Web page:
Saturday, September 22, 2007


Have you ever learned something about yourself that you really never wanted to know?

I think I’m the process of doing that now. I say “in the process” because I’m constantly waffling between accepting this new self-knowledge as truth . . . and discounting it as over-spiritualized crap. It would seem like an easy and obvious decision—you cannot ever fully deny the truth, after all—but the truth can certainly be ignored, veneered over; hidden for quite some time.

Either way, there is pain (on one hand, the pain of facing your darkest thoughts and feelings; on the other hand, the pain of dishonesty and stagnation). The latter, I believe, is a form of pain that is actually quite simple to medicate for long periods of time. And I suppose that’s what I’ve been doing for many years now: medicating. Mind you—following the pain metaphor—it’s not like I’d ever been given an accurate diagnosis before; I’d only ever seen and treated the symptoms.

But now that I have an inkling of what is really going on with me—why I seem to have so much trouble with stress and managing it—I think it might be better to face the pain and get it over with, rather than ignoring it for the rest of my life.

I don’t think I’m quite ready to face all of this yet, to talk about every detail. But I know I need to say this: I have never really thought about myself as a selfish, greedy person. But I have come to realize in the past few weeks that I care more about my vision, my goals, and my ideas of precisely how my life should unfold—I care more about these things than I had ever realized, and like a spoiled child, I am unwilling to accept anything that’s outside of my own plans and visions.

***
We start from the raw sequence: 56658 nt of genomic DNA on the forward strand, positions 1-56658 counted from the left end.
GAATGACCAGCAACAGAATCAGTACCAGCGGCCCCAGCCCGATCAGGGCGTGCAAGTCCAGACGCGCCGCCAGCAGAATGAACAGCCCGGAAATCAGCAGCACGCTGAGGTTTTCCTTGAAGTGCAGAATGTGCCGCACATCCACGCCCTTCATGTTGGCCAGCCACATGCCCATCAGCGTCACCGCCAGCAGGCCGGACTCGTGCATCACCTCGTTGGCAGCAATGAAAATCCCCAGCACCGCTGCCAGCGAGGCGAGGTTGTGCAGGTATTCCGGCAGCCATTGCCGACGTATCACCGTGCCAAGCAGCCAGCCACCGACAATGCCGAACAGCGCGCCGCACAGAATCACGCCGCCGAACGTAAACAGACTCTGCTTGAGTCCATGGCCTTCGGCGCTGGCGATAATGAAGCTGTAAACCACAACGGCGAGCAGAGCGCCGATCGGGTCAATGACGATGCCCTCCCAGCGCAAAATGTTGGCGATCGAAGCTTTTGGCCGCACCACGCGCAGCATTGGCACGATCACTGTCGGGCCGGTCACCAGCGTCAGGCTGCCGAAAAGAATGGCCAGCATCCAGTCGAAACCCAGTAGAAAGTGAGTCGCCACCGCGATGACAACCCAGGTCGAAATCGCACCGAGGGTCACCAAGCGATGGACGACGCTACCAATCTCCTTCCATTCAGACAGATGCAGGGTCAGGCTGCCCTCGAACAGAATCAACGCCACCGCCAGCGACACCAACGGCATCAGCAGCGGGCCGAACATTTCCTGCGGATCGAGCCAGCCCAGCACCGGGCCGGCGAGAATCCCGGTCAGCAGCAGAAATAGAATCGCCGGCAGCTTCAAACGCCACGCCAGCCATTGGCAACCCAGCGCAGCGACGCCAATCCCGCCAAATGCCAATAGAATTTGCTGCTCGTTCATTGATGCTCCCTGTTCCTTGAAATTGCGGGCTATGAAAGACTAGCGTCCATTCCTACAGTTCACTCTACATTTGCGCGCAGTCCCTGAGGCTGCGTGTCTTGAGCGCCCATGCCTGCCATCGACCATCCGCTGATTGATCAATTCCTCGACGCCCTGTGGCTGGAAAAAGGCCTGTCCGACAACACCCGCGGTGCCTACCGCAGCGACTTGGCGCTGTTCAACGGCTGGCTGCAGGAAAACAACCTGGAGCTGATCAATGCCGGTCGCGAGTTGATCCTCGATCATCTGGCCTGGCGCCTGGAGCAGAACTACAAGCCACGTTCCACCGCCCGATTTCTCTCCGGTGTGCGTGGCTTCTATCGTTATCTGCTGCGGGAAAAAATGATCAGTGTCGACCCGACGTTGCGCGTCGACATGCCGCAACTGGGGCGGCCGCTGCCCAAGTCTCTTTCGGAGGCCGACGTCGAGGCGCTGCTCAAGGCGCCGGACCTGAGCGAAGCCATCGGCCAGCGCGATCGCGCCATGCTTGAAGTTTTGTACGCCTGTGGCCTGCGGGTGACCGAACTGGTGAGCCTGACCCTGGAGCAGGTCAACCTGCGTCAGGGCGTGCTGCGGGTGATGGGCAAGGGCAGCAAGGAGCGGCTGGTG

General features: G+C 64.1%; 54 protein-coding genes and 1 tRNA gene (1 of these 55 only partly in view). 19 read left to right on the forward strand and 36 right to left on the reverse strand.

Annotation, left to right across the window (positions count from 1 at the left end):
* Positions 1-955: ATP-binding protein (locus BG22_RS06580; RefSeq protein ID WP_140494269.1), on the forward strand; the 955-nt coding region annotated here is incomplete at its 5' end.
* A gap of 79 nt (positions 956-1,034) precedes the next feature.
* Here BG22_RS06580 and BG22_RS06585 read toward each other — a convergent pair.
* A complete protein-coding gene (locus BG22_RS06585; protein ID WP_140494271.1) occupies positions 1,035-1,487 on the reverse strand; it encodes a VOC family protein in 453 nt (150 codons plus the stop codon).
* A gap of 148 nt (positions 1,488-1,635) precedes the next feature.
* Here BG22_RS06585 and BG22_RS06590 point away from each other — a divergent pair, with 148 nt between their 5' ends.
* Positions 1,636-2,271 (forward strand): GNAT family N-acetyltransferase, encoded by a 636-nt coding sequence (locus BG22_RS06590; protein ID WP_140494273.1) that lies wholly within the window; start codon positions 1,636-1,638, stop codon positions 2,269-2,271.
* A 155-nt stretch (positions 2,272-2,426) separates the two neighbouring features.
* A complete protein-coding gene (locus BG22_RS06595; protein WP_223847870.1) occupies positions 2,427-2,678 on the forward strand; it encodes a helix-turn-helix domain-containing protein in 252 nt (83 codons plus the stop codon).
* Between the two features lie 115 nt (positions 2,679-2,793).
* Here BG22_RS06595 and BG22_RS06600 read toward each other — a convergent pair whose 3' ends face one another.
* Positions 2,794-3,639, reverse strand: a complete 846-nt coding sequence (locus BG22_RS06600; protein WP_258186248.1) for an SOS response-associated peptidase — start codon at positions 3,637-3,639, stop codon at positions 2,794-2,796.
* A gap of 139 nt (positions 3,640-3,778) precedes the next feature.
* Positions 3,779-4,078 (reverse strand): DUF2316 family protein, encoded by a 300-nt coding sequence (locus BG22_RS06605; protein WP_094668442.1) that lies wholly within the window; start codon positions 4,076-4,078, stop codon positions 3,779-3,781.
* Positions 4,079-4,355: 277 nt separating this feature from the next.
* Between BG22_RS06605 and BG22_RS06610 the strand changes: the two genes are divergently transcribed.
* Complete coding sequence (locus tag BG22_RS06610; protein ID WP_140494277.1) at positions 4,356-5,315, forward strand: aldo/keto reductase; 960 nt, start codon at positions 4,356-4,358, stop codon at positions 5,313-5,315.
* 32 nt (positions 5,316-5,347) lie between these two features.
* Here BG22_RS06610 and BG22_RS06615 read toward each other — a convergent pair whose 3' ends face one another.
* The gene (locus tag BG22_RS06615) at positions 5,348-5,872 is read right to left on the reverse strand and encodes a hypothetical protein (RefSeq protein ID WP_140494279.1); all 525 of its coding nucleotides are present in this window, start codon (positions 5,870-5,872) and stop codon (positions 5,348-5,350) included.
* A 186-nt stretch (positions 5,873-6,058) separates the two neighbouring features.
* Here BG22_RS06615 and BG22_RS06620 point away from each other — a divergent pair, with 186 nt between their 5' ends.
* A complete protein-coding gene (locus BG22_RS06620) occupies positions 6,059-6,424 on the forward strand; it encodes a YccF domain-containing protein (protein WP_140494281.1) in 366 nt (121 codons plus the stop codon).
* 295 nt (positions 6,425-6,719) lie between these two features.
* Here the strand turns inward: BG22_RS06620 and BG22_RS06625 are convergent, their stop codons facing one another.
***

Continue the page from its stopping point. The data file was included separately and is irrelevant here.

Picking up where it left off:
And when my life experience and dreams don’t match up closely enough . . . that’s when I feel stressed. Well, that’s the definition of stress, isn’t it? The trouble is, I suppose, that I haven’t really learned the art of reconciling these two things—a skill that all spoiled children need to learn.

There are probably several ways to do this. Stoics like Mr. Wonderful may choose to have no expectations at all (at least that’s what he claims sometimes), while seriously nerdy overachiever types just try harder to “do it all” (yes, that would be more my personality). But if you think about it, neither of these approaches is really that effective. It’s neither feasible nor healthy to empty yourself of all dreams and aspirations, and try as I might, I can never live up to my own expectations. I may be smart and talented, but it doesn’t matter how hard I try; sometimes I just won’t succeed in the way I want to.

Over the past few months, despite the fact that I threw myself, body and soul, into the task of finding a job that would pay well and make the best use of my skills, I failed. It didn't matter if I stayed up another hour to search for more jobs, or if I revised my resume for the eighteenth time; I just couldn't do it. And now, take the house: I can't really work any harder to suddenly make this house beautiful and perfect and 100 percent guest-ready; these things just don't depend on me like I think they do.

So if I can’t just try harder, or do much in the way of lowering my expectations, what is the solution? It might just be that I need to accept someone else’s expectations and vision for my life, instead of my own. Someone who has a broader perspective. Someone who “works for the good of those who love him.”

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